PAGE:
Sparrow Construction Takes Care of DAM Ice

It is beginning to look a lot like Christmas. The family is in town, chestnuts are being roasted, and everyone is waiting the return of St. Nicholas. But during this holiday season, a wintery grinch is waiting and plotting to steal away your peace and ruin your home. While everyone knows about the crazy ice, terrible cold, and vicious ice storms that happen in Oklahoma, one manifestation of winter that can affect your home the most is something you have probably never heard of, Ice Dams.

An ice dam is a ridge of ice that forms at the edge of a roof, or soffit, and prevents water and melted snow from draining off of the roof. Water will then get backed up behind the dam and gets pushed back up the roof, which will create a leak into the home and can cause damage to insulation, furniture, appliances, ceilings, walls, and other areas. This happens across the country, but many people don’t know how it happens, or how to prevent it, until it is far too late.

The creation of an ice dam is the result of a complex relationship between the amount of heat lost from a house, ice and snow accumulation, and outside temperatures. For ice dams to form there must be snow on the roof, and, at the same time, higher sections of the roof’s outside surface must be above the freezing temperature, while lower areas of the roof are below 32. The snow on a roof surface that is above 32 will melt. As water flows down the roof it reaches the portion of the roof that is below 32 degrees Fahrenheit and freezes. When the water freezes, the dam grows, and water above backs up behind the ice dam but remains liquid. Shingles are layered on top of each other and designed to prevent water that is flowing downward from entering the house. But when the water is pushed up from the bottom underneath them, it finds cracks, spaces, and openings in the exterior roof covering and flows into the attic space. From the attic it will flow into exterior walls or through the ceiling insulation.

As we have established, roofs with different temperatures cause ice dams to form, but what causes the roof surface to have different temperatures? Since most ice dams form at the soffit of the roof, there is obviously a heat source warming the roof elsewhere. This heat is generated from the home itself. In rare instances solar heat gain may cause these temperature differences, but not often.

Heat travels and is transferred in three ways: conduction, convection, and radiation. Conduction is heat energy traveling through a solid. An example of this is the heating of a cast iron frying pan. The heat moves from the bottom of the pan to the handle by conduction. If you put your hand above the frying pan, heat will reach it by the other two methods. The air right above the frying pan is heated and rises. The rising air carries heat and energy to your hand. This is heat transfer by convection. Heat is also transferred from the hot pan to your hand by electromagnetic waves also called radiation. Another example of radiation is to stand outside on a bright sunny day and feel the heat from the sun. In a house, heat moves through the ceiling and insulation by conduction through the slanted portion of the ceiling. In many homes, there is little space in regions like this for insulation, so it is important to use insulations with high R-value. If the home’s R-value isn’t high enough, the insulation does not keep the heat inside the house and the surface of the insulation will be warmer than the other surroundings in the attic. Therefore, the air just above the insulation is heated and rises, carrying heat by convection to the roof.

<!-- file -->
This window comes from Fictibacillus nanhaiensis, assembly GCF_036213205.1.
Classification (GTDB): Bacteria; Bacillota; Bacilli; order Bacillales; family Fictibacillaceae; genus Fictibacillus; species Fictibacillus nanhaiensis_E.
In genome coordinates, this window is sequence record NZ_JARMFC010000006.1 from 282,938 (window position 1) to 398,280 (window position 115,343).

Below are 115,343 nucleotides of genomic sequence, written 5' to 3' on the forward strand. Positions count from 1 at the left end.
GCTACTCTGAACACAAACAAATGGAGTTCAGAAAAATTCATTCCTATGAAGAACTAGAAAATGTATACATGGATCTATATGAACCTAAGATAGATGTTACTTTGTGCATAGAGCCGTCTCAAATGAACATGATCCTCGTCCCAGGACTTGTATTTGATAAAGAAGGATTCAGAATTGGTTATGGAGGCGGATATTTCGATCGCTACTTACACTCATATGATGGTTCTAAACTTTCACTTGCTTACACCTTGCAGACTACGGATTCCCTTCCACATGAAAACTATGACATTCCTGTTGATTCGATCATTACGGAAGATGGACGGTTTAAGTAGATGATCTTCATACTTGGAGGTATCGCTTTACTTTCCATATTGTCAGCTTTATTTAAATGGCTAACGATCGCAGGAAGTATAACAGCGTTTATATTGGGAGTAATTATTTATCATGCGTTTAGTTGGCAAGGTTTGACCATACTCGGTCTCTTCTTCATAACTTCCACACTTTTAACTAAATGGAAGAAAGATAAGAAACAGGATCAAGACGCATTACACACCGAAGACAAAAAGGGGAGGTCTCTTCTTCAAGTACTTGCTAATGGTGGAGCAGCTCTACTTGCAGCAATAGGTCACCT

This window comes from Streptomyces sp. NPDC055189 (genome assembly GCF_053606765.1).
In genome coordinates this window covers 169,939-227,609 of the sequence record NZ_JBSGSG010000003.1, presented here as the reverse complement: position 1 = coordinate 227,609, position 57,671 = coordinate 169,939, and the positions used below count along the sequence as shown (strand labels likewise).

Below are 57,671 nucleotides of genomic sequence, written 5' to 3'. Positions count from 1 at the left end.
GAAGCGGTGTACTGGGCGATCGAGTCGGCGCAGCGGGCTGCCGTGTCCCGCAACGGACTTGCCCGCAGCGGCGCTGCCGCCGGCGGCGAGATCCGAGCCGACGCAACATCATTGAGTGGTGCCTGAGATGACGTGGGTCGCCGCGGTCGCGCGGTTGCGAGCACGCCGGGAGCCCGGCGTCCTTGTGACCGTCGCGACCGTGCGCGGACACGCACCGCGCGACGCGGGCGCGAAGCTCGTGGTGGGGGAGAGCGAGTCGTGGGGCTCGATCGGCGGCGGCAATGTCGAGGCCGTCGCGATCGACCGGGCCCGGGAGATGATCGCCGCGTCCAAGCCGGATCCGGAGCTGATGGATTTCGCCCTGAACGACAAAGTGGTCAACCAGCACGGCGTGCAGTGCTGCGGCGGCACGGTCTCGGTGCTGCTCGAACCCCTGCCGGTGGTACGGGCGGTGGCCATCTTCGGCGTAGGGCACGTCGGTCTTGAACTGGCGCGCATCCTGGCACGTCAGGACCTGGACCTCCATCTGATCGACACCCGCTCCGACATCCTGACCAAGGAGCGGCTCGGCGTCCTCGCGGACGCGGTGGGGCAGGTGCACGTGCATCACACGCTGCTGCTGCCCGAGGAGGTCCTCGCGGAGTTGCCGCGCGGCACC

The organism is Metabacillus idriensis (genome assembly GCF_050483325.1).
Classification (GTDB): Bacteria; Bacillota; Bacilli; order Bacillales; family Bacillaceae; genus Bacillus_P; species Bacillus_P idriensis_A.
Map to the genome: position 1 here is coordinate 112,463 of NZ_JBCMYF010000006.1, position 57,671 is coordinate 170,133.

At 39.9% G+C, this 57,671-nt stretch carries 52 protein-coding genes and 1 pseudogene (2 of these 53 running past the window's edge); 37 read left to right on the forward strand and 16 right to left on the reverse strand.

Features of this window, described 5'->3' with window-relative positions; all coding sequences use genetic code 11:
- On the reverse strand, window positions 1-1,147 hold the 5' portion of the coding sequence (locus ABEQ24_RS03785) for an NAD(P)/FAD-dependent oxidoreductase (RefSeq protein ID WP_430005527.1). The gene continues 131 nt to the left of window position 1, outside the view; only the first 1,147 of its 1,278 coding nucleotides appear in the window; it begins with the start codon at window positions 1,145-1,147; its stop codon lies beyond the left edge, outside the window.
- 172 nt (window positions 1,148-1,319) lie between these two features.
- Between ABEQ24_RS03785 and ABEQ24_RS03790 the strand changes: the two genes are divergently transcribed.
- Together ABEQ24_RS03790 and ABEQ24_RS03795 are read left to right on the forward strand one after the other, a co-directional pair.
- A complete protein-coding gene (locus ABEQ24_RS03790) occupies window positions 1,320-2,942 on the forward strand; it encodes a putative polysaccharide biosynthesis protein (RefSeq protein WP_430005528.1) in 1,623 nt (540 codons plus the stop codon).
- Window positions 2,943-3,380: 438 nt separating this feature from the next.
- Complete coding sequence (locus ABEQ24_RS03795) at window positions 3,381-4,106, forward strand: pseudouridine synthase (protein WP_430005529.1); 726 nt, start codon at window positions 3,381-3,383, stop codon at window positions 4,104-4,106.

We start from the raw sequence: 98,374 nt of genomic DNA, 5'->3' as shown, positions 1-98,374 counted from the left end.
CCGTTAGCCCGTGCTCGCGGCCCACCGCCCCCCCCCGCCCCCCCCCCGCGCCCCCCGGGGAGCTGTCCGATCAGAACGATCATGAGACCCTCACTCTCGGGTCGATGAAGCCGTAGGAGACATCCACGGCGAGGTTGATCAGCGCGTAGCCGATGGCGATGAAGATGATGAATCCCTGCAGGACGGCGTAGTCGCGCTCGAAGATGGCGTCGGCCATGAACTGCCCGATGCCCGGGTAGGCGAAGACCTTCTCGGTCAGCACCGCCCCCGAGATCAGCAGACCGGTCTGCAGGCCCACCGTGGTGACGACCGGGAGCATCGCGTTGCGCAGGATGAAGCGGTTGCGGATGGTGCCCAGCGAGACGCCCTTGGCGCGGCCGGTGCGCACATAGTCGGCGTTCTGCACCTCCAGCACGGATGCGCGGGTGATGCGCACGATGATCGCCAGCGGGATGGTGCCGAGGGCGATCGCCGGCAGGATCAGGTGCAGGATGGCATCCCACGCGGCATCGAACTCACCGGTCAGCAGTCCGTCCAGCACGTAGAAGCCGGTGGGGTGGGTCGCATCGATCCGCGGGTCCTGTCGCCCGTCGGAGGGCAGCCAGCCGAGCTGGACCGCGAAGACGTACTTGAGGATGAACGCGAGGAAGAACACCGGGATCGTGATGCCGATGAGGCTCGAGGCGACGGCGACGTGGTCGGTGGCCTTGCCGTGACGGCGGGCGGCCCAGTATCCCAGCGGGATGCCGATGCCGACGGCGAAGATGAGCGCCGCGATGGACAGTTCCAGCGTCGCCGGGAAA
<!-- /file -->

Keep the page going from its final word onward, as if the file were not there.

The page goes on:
The roof can also be unevenly heated due to air leakage. In many homes this is the major mode of heat transfer that leads to the formation of ice dams. The top two places air can leak from the home is exhaust systems and chimneys. Exhaust systems like those in the kitchen or bathroom that terminate just above the roof contribute to snow melting. These exhaust systems may have to be moved or extended in areas of high snow fall. Other sources of heat in the attic space include chimneys. Frequent use of wood stoves and fireplaces allow heat to be transferred from the chimney into the attic. If it is inadequately insulated or the house has leaky duct-work in the attic space, heated air will rush out of the home like oxygen out of a damaged spaceship.

The best way to prevent and deal with ice dams is to control the heat loss from the home and to remove snow from the roof. This eliminates one of the ingredients necessary for the formation of an ice dam. In an emergency situation where water is flowing into the house structure, making channels through the ice dam allows the water behind the dam to drain off the roof. Hosing with tap water on a warm day will do this job. Work upward from the lower edge of the dam. The channel will become ineffective within days and is only a temporary solution to ice dam damage. Hiring professional roofers like Sparrow Construction is the only long-term way to deal with and prevent ice dams. Let Sparrow Construction give you the gift of peace of mind this holiday season.